Leon, chief justice ignore Israeli persecution
Tony Leon is a high-order intellectual. It seems, when it comes to Israel, of which he is a known supporter, Leon freaks out. He ignores the facts on the ground, like Jared Kushner, Donald Trump and most other prominent self-serving US politicians, whose bias against the Palestinian people has wreaked havoc that no religion — Judaism, Christianity or any other — would condone.
Israel has been buttressed by the inhuman subjugation and deprivation of the Palestinians. Leon, in “Israel a handy alibi for SA’s poor foreign policy” (March 28), is a rubber stamp for that inhumanity.
His critique of the South African government’s stance on our chief justice, whom Leon surprisingly defends, is questionable. There can be no defence. SA’s stance on Israel is well founded.
The facts and causes of the IsraeliPalestinian conflict, the horrors and atrocities experienced by Palestinian people, which include genocide (documented by Ilan Pappé, professor of history at Exeter University in the UK, and an Israeli at that), should be known to Leon.
Here are some facts on Israel:
● Zionists perpetrated the Deir Yassin massacre of 1948 in Palestine;
● Oversaw the Sabra and Shatila massacres in Lebanon of 1982;
● Broke the hands of child stonethrowers;
● Palestinian land continues to be grabbed;
● Israel is being investigated by the
International Criminal Court; and
● Israel has aped the Third Reich and got away with it.
Our chief justice must also be ignorant that Israel cunningly conflated the modern-day illegal state of Israel with the ancient term “Israel”, giving it religious connotations and sentiments when none should exist.
This is the distortion that Israel has been using to garner support, also from ignorant Christians. That distortion serves as a rationalisation to assuage any guilt in the minds of materialistic Christian political heavyweights in the US who buttress Israel and its causes.
The canards set up by the Zionist propaganda machine have entangled Leon and found ready support among ignorant international Islamophobes.
EC Hassim, Pretoria
● See more on the issue on Page 20
De Ruyter deserves our backing
I refer to Makhudu Sefara’s sneering, amateurish “opinion piece” on André de Ruyter, “If De Ruyter had been black, he would’ve been on his way out” (March 28).
Quite frankly, if Sefara’s intention was to undermine white male executives he should have chosen a business sector which he understands, and this is clearly not the case with power generation.
Let’s assume that Mdu Mlaba’s demand figures for 2010 and 2020 are correct. Over that 10-year period Eskom’s fleet aged 10 years, the construction of Medupi and
Kusile continues to be a bumbling disaster, the government turned a blind eye to alternative power solutions and Eskom was riddled with corruption which, to the best of my knowledge, was not spearheaded by a white executive.
To claim De Ruyter “hasn’t a clue how to eliminate load-shedding using resources already at his disposal” is clearly nonsensical. Many of the resources, including Koeberg, have either reached or gone beyond their designed lifespan, planned maintenance is going through a major catch-up phase, design flaws at the new power stations are being rectified, and corruption, as stated by Pravin Gordhan, is “still a feature within Eskom itself”.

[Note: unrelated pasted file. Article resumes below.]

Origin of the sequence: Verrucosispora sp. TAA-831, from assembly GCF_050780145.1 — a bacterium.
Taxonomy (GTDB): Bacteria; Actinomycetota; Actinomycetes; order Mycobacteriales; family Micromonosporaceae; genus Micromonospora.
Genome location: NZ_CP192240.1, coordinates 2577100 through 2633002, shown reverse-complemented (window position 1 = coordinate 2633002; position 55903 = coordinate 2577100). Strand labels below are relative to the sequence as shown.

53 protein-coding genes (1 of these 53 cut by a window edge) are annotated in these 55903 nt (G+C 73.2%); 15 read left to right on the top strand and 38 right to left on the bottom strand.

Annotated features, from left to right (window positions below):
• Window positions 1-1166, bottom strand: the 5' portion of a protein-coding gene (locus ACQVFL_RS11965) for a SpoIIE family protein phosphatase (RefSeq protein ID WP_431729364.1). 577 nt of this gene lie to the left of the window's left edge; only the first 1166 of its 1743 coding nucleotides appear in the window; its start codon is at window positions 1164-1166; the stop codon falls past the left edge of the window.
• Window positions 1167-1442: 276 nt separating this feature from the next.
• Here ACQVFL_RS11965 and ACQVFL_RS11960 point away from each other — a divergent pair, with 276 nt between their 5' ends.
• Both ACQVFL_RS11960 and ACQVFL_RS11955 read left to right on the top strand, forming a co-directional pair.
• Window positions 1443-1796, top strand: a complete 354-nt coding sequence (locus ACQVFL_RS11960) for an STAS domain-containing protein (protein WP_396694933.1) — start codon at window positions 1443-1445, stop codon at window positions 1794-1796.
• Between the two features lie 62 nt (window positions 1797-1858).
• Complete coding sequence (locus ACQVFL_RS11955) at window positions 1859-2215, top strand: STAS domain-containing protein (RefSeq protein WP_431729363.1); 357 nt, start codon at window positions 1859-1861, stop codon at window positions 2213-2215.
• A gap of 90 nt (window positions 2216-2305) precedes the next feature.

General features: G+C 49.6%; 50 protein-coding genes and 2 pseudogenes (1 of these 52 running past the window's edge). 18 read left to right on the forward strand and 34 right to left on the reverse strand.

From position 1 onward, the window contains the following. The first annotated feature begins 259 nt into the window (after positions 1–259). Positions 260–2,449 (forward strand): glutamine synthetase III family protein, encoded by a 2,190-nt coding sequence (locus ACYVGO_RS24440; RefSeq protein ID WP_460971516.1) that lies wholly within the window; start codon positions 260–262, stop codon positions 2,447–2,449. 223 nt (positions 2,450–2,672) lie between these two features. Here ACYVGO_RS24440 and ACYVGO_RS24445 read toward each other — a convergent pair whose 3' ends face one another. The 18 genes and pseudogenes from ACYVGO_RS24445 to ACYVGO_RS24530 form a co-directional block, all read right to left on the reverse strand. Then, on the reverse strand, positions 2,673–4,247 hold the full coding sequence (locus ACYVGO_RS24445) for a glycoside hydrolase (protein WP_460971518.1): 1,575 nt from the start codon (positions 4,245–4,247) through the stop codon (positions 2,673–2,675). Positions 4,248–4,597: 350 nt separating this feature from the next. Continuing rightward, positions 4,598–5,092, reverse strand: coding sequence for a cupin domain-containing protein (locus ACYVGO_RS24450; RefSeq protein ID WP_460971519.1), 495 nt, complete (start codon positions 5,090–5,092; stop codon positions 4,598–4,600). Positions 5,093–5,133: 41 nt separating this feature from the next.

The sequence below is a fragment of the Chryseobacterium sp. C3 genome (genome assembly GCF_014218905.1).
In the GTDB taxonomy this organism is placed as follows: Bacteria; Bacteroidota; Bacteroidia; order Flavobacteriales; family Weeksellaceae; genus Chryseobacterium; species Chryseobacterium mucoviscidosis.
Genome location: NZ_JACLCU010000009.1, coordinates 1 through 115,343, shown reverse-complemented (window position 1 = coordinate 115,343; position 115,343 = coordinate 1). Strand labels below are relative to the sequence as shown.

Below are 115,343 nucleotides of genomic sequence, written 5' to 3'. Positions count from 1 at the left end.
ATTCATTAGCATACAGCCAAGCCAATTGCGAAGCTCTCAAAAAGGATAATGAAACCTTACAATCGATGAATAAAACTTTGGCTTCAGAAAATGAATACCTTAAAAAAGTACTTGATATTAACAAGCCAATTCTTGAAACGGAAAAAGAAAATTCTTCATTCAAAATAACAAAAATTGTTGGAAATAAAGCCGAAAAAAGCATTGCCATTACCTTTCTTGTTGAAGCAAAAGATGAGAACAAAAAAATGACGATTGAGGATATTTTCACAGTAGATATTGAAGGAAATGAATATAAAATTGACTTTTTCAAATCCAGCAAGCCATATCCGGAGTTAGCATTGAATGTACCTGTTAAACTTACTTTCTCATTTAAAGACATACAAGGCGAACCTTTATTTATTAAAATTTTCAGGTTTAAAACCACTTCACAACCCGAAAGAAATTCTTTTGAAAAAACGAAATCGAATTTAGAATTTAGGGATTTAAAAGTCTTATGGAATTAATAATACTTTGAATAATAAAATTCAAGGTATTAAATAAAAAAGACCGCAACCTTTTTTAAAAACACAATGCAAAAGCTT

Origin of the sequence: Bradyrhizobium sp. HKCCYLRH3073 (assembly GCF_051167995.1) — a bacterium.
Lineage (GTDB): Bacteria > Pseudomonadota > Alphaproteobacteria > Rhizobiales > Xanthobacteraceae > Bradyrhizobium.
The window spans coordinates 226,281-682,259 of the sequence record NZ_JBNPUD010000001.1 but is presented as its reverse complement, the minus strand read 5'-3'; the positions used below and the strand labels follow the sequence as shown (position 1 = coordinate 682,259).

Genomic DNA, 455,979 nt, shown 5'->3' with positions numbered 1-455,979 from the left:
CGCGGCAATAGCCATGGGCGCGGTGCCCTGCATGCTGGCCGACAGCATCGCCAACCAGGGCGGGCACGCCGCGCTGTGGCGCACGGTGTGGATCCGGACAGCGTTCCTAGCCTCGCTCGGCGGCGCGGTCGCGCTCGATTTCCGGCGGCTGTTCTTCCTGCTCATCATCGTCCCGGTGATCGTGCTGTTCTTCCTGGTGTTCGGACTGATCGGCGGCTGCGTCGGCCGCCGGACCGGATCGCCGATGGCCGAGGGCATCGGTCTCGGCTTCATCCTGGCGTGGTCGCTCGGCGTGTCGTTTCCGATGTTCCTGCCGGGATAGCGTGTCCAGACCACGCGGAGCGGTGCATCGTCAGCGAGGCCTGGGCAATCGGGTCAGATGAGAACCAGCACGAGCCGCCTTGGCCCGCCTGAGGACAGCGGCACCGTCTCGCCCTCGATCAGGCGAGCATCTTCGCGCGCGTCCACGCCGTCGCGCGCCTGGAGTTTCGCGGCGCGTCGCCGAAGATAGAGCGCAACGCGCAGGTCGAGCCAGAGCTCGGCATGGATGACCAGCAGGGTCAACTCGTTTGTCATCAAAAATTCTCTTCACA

On this topic, Sefara may well choose to listen to the minister as opposed to suspended Eskom executive Solly Tshitangano.
De Ruyter has a herculean task and needs our fullest backing. Sefara’s trashy little piece should be dismissed with contempt and I am surprised the Sunday Times published it.
John Wills, Still Bay
Gumede is free to choose
Instead of applying logic and reason to dispute the argument of William Gumede, Bonga Mthembu (Letters, March 28) resorts to ad hominem attacks.
In fact there is nothing sacrosanct about African traditions, colonialism or not.
Is Mthembu saying that were there no colonialism, all Africans would have retained their primordial way of life?
Perhaps he is speaking about his own parochialism.
If, for instance, he believes in divining bones he is free to consult them to diagnose whether he has Covid-19. But that does not mean the likes of Gumede should consult bone throwers just because he is an African. His Africanness notwithstanding, Gumede is free to choose his way of life.
Mthembu is living in a colonially constituted democracy and not in an African tribal settlement. I don’t know whether he has rejected Cape Town’s lights for the moonlit skies of our African traditional universe. The last time I was in Cape Town I did not see the predominance of African traditions at places I visited.
Prof Themba Sono, Centurion
Failure is new chance for Bafana
I am disappointed by Bafana Bafana. This is an opportunity to start afresh. The president of the South African Football Association, Danny Jordaan, and those who appointed the coach must make way for a new leadership. There have to be drastic consequences for failing to qualify for the Africa Cup of Nations.
Failure is an opportunity to begin again, intelligently.
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